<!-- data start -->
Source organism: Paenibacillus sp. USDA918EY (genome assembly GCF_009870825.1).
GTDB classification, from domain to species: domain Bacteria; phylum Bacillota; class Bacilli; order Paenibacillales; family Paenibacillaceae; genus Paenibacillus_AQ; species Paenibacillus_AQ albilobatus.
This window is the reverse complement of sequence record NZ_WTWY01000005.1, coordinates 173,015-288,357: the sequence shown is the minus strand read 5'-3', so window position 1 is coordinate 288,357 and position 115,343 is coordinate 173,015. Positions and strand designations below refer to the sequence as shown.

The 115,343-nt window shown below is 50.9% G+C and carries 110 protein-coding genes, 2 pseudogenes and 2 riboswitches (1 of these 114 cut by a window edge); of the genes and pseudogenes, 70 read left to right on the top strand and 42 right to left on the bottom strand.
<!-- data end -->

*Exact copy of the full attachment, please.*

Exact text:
Source organism: Paenibacillus sp. USDA918EY (genome assembly GCF_009870825.1).
GTDB classification, from domain to species: domain Bacteria; phylum Bacillota; class Bacilli; order Paenibacillales; family Paenibacillaceae; genus Paenibacillus_AQ; species Paenibacillus_AQ albilobatus.
This window is the reverse complement of sequence record NZ_WTWY01000005.1, coordinates 173,015-288,357: the sequence shown is the minus strand read 5'-3', so window position 1 is coordinate 288,357 and position 115,343 is coordinate 173,015. Positions and strand designations below refer to the sequence as shown.

The 115,343-nt window shown below is 50.9% G+C and carries 110 protein-coding genes, 2 pseudogenes and 2 riboswitches (1 of these 114 cut by a window edge); of the genes and pseudogenes, 70 read left to right on the top strand and 42 right to left on the bottom strand.